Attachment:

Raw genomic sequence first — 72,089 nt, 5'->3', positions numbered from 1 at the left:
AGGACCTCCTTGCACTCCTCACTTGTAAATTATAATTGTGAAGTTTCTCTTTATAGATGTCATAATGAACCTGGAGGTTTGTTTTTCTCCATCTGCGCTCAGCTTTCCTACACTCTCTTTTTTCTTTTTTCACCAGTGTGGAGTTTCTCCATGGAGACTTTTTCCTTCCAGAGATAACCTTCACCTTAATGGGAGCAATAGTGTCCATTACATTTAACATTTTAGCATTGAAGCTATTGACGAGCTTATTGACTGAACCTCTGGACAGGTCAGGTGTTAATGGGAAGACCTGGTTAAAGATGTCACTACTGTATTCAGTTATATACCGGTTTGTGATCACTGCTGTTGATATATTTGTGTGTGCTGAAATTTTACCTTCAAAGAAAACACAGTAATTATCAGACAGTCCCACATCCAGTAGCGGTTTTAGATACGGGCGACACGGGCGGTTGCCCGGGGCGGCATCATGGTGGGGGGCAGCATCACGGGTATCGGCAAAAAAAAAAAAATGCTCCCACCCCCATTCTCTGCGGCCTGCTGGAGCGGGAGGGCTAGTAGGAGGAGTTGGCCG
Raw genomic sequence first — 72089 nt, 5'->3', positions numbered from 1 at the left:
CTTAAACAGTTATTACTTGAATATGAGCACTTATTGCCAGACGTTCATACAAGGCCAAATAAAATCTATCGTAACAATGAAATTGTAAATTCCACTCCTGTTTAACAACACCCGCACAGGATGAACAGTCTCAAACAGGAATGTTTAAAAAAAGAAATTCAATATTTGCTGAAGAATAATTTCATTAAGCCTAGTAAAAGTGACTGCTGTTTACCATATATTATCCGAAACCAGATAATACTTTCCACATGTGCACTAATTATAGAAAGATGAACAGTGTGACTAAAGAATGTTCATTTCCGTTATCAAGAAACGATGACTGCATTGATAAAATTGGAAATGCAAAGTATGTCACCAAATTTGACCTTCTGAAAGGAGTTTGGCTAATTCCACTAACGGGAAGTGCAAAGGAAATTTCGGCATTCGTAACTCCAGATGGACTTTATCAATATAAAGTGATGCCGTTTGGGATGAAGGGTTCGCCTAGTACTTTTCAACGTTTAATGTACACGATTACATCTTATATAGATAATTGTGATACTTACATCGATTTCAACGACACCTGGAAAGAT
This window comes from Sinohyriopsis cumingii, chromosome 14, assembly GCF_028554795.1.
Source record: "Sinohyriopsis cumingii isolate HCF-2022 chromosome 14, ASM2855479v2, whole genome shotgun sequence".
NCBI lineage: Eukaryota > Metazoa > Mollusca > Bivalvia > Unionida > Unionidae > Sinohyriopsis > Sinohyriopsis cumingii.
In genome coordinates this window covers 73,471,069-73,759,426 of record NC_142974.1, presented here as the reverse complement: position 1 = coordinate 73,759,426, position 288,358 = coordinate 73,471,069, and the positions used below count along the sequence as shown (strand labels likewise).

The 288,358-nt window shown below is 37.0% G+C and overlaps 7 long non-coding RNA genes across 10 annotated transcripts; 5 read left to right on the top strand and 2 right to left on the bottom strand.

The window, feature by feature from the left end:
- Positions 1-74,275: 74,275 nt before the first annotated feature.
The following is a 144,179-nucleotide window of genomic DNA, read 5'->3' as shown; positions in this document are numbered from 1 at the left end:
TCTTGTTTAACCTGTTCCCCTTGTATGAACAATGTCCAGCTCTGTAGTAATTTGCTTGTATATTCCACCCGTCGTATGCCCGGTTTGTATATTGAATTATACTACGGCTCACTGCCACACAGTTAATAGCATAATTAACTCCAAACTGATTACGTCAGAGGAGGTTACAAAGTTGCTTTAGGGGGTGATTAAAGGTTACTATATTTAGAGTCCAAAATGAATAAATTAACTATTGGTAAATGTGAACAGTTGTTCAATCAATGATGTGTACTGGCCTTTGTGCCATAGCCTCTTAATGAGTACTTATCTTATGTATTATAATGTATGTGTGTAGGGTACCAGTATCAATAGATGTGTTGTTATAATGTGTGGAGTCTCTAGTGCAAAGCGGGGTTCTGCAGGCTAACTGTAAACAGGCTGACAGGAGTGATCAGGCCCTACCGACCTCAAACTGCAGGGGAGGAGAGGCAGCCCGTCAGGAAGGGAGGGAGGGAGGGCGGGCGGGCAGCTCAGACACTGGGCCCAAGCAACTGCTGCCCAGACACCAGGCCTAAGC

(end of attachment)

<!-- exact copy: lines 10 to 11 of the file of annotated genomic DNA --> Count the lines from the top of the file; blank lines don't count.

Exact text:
The window, feature by feature from the left end:
- Positions 1-74,275: 74,275 nt before the first annotated feature.